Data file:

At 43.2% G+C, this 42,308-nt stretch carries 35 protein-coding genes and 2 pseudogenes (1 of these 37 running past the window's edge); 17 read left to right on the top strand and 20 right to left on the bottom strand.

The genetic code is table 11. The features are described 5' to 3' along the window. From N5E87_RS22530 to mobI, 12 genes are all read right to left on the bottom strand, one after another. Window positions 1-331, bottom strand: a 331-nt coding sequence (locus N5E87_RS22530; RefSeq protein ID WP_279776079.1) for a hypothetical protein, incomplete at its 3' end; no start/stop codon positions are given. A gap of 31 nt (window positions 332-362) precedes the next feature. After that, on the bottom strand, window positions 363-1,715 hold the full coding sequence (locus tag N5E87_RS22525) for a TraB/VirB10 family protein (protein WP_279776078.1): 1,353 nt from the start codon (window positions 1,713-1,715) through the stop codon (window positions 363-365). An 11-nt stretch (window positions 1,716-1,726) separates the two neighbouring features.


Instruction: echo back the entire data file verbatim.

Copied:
At 43.2% G+C, this 42,308-nt stretch carries 35 protein-coding genes and 2 pseudogenes (1 of these 37 running past the window's edge); 17 read left to right on the top strand and 20 right to left on the bottom strand.

The genetic code is table 11. The features are described 5' to 3' along the window. From N5E87_RS22530 to mobI, 12 genes are all read right to left on the bottom strand, one after another. Window positions 1-331, bottom strand: a 331-nt coding sequence (locus N5E87_RS22530; RefSeq protein ID WP_279776079.1) for a hypothetical protein, incomplete at its 3' end; no start/stop codon positions are given. A gap of 31 nt (window positions 332-362) precedes the next feature. After that, on the bottom strand, window positions 363-1,715 hold the full coding sequence (locus tag N5E87_RS22525) for a TraB/VirB10 family protein (protein WP_279776078.1): 1,353 nt from the start codon (window positions 1,713-1,715) through the stop codon (window positions 363-365). An 11-nt stretch (window positions 1,716-1,726) separates the two neighbouring features.